Let’s use payroll as an example. An appropriate assessment might begin with a new pay period and should include the examination of all the tasks, steps, people, processes, procedures and paperwork involved in payroll production. How do departments report time to the payroll office? Is it paper based or automated? How much does it cost your organization to produce a payroll check? How many people are involved? How is the payroll produced? Is all the work done in a single system? Are there spreadsheets and exceptions involved? What reports are produced monthly, quarterly, annually? Are there bottlenecks? Excessive mistakes? Recurring problems? Regulatory compliance issues? Problem departments? Problem people?
Do you really know what your process are?
You might think you already know all this and you feel you have a solid understanding of how all your departments conduct business. It is often the case at this stage that executives and managers explain to me what they truly believe to be their business practices and processes. These descriptions are frequently completely wrong.
It is difficult to evaluate new systems if you don’t truly understand your current systems. With systems and staff members that have been running unchallenged and unchanged for decades, staff members, supervisors and managers often perform tasks without questioning the underlying processes. A thorough Business Process Assessment identifies and documents all these processes and establishes a baseline for your current business performance.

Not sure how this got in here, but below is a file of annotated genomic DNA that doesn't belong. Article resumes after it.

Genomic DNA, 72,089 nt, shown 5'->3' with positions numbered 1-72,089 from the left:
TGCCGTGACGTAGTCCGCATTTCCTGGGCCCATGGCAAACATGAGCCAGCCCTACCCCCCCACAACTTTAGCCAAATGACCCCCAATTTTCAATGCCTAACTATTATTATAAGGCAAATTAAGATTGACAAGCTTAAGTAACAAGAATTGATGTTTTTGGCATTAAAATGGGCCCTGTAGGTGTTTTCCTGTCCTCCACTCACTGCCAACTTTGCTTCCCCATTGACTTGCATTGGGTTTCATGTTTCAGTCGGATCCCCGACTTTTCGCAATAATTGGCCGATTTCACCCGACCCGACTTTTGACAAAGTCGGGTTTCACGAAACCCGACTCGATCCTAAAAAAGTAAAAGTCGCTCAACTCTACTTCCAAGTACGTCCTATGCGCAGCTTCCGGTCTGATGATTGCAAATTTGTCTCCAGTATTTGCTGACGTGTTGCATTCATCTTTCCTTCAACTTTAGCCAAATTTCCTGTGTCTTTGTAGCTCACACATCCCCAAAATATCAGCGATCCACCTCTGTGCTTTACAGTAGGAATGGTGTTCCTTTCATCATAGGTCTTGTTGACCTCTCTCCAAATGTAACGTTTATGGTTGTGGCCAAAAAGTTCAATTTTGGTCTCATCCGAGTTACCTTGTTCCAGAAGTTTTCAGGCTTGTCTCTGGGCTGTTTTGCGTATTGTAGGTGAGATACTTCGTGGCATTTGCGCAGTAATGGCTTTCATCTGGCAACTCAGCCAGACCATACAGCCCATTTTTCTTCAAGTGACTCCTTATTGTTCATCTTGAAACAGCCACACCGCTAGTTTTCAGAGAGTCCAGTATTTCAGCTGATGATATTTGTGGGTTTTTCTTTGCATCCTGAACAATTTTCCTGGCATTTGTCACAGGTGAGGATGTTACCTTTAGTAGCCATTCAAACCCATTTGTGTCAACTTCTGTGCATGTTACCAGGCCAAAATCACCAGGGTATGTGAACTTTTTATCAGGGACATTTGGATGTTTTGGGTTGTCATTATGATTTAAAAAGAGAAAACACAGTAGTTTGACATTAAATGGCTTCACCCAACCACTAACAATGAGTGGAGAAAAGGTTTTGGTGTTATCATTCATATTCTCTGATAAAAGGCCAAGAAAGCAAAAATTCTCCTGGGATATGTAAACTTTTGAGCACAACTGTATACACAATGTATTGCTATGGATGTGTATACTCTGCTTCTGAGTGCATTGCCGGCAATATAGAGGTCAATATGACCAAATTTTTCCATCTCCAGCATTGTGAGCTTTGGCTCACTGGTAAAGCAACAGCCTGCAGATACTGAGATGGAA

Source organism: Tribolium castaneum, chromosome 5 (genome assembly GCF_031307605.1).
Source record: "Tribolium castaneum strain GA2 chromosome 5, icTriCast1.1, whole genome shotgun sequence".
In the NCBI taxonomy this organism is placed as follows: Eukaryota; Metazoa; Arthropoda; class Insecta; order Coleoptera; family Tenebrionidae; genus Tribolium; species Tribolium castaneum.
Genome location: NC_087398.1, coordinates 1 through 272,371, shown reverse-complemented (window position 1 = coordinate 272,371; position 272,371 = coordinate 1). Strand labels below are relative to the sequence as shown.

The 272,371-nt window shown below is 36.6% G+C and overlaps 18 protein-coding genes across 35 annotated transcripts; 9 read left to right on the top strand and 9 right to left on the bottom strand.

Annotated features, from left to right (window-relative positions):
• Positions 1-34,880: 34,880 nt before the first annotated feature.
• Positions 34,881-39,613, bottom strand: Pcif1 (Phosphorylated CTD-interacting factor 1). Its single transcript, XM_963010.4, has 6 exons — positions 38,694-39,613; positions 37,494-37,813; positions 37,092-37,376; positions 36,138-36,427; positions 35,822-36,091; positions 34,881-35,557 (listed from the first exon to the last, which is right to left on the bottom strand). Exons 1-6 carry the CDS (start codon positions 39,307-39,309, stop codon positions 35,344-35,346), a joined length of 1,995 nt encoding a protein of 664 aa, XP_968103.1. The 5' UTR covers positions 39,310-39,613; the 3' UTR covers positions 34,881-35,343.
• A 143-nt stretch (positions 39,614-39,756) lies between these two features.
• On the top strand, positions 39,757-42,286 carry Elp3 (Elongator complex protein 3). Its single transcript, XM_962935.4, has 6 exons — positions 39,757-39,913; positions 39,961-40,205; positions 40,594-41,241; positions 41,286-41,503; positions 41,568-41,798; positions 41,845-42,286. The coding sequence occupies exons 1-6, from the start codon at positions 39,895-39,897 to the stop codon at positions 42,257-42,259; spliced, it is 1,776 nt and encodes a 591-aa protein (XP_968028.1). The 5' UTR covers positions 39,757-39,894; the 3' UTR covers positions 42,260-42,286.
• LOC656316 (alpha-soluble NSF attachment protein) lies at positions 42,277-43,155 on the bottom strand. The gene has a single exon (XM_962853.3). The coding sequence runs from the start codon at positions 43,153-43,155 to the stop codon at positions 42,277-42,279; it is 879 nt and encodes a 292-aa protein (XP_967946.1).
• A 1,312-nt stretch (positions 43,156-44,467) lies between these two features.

Surveys, either paper-based or electronic are a good tool with which to begin but they are no substitute for direct observation and interviewing staff in each department. One possible approach to conducting a system-wide assessment might be to disseminate surveys first and then conduct department level interviews as the next step.
The final product of the Business Process Assessment should be a detailed report describing current, identified practices, processes and problems. This report should also include suggestions and recommendations for improving the processes going forward.
You may find it difficult to perform an accurate assessment using internal staff. Regardless of how well-intentioned, smart and motivated they are, organizational culture, biases, and assumptions are likely to be an obstacle and the objectivity may suffer. If you would like to discuss any aspects of your Business Process Assessment, or any other part of your enterprise project, send me an e-mail at firstname.lastname@example.org.
Copyright © Jeffrey Morgan 2016
Reduce the Cost of your operations by improving Quality: William Edwards Deming and Quality Management in a Public Sector Organization
If you improve the quality of your product or service, productivity is automatically increased and costs go down.